In medical health sector 3D printing has rapidly become more involved in the way patients are treated, and has improved the overall quality of healthcare services available. Reports and studies of printing eye cells, human ears, kidneys, and fully functioning breathing valves to 3D printers truly making their mark in the medial industry.
Scientists are now looking 3D printing to create a fully functioning human heart to help the many suffering from heart disease. The scientists undertaking this pioneering research are attempting to create new hearts for patients using the patient’s own unique cells with the possibility of a future transplant.
This is an ambitious project and the research is still in its early stages of advancements. One could imagine the difficulty of creating and replicating the complexity of a human heart, and then scientists still need to make sure the body is willing to accept the heart and function properly.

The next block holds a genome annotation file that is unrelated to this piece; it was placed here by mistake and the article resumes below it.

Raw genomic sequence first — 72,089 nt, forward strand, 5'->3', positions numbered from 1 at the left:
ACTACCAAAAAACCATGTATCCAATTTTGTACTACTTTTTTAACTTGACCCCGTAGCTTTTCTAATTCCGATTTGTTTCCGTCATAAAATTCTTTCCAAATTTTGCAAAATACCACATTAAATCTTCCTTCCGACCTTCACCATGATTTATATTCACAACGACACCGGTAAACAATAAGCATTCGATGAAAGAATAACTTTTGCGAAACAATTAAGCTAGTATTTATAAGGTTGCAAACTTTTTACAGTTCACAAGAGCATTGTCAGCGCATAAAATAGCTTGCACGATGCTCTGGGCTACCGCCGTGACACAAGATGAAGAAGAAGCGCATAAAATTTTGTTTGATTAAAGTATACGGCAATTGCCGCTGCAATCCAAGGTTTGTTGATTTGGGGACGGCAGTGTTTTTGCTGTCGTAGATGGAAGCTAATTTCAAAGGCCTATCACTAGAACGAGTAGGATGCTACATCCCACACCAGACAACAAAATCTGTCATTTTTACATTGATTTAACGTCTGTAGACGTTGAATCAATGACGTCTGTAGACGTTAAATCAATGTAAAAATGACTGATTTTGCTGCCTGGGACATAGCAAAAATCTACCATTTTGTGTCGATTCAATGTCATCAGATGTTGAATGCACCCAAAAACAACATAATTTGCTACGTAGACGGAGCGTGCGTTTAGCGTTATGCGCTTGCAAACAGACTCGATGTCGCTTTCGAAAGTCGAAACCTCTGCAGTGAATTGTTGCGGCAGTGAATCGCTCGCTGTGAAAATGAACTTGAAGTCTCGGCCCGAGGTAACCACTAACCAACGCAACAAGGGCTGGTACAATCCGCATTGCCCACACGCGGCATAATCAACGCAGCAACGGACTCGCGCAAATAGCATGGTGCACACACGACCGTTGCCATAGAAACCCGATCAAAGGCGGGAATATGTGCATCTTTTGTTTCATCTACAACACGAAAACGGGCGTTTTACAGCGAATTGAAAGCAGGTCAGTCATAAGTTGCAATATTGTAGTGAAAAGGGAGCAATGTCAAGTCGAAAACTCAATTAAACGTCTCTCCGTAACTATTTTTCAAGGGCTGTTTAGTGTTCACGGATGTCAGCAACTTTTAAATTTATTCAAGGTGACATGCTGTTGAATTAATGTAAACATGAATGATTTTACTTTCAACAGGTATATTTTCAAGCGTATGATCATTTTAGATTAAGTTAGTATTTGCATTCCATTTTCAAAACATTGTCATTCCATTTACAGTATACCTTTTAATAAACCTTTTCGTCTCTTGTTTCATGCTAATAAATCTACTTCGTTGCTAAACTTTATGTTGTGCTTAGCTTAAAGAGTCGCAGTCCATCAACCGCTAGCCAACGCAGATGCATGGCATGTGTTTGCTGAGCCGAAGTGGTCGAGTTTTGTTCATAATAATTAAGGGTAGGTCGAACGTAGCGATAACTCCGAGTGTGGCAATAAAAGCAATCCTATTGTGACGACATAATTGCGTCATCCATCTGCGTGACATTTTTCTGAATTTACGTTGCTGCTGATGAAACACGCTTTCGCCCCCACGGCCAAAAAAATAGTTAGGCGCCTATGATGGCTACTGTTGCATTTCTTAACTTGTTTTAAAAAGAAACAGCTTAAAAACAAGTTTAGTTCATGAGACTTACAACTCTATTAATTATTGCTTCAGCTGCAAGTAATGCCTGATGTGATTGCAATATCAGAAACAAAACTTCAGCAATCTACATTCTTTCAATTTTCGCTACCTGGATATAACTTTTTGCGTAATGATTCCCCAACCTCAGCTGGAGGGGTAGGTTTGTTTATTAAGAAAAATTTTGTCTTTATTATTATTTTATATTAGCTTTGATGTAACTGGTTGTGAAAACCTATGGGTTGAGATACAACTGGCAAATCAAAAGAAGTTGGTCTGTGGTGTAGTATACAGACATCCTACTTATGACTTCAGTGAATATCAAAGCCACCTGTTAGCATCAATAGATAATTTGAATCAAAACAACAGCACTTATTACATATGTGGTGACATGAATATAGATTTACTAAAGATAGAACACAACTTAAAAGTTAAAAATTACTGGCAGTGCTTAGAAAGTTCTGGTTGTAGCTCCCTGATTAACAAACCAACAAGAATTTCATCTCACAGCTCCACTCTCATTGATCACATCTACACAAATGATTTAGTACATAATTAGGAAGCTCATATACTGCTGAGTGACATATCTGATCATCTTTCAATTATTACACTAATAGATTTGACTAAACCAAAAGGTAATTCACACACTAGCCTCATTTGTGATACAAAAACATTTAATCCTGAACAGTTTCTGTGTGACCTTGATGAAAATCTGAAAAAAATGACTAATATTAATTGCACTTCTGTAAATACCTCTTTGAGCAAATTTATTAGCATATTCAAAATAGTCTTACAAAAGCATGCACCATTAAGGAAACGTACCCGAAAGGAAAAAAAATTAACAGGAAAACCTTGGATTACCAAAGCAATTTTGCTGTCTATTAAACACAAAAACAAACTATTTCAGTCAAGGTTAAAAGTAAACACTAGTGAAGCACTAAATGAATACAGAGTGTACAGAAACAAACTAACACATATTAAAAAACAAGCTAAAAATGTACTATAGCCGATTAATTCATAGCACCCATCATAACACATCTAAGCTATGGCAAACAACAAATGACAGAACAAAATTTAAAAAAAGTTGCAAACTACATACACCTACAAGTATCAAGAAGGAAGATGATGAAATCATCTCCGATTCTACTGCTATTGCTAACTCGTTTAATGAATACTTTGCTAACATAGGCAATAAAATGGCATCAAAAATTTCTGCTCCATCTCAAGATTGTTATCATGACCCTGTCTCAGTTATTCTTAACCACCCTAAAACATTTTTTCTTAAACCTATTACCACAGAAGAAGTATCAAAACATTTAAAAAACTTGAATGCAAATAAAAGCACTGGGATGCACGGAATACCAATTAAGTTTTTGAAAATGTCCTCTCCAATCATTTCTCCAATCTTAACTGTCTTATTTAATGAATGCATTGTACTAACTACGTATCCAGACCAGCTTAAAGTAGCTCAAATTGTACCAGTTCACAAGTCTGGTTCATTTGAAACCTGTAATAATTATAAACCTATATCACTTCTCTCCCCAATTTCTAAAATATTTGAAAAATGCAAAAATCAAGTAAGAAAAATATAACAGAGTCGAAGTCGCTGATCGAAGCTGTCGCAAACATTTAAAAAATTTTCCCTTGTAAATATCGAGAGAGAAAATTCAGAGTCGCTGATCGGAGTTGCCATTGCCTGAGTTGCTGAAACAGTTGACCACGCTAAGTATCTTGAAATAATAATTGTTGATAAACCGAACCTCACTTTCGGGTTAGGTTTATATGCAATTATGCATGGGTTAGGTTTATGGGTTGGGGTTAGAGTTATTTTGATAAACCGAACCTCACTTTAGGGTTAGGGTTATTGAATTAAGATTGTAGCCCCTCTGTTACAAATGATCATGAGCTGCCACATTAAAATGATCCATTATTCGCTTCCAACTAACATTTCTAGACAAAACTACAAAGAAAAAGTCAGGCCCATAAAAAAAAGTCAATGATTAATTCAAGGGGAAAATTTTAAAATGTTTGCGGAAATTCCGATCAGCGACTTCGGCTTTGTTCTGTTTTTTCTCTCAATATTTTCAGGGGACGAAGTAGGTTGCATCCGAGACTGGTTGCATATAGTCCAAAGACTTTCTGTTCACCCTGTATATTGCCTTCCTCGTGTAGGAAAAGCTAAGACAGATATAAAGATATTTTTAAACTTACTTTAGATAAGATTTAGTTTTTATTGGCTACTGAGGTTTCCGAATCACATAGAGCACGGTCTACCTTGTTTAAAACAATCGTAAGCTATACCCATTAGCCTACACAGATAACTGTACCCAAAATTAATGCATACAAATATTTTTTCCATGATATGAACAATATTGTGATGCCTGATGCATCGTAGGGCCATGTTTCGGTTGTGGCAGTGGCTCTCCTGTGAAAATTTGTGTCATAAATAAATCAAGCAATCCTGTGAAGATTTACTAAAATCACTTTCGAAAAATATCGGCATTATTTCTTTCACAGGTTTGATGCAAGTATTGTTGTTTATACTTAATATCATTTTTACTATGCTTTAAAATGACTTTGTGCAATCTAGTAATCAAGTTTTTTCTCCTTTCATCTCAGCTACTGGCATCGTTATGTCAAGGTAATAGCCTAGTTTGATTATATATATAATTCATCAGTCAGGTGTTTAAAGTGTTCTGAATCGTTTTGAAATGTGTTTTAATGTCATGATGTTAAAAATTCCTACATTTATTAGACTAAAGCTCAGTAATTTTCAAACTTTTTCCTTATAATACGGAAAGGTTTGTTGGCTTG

It might be a few years though before we hear of a 3d printed heart being used in surgery operations around the world successfully.
A 3D printer is a lot like a normal printer, except rather than using an inkjet it uses filament or materials e.g. plastic, resin, and metal to shape and form through a pre-programmed design.
This is exciting times, both in medicine and manufacturing. Traditional manufacturing is being challenged by a new and more efficient contender. Is it possible we could be looking at a future where there are no long waiting lists for transplants? A future when patients that need immediate transplants could get one when they need it the most?
The technology of 3D printing continues to affect and influence multiple industries. Yes, this may sound like something out of a science fiction movie, but it is quickly becoming a new reality.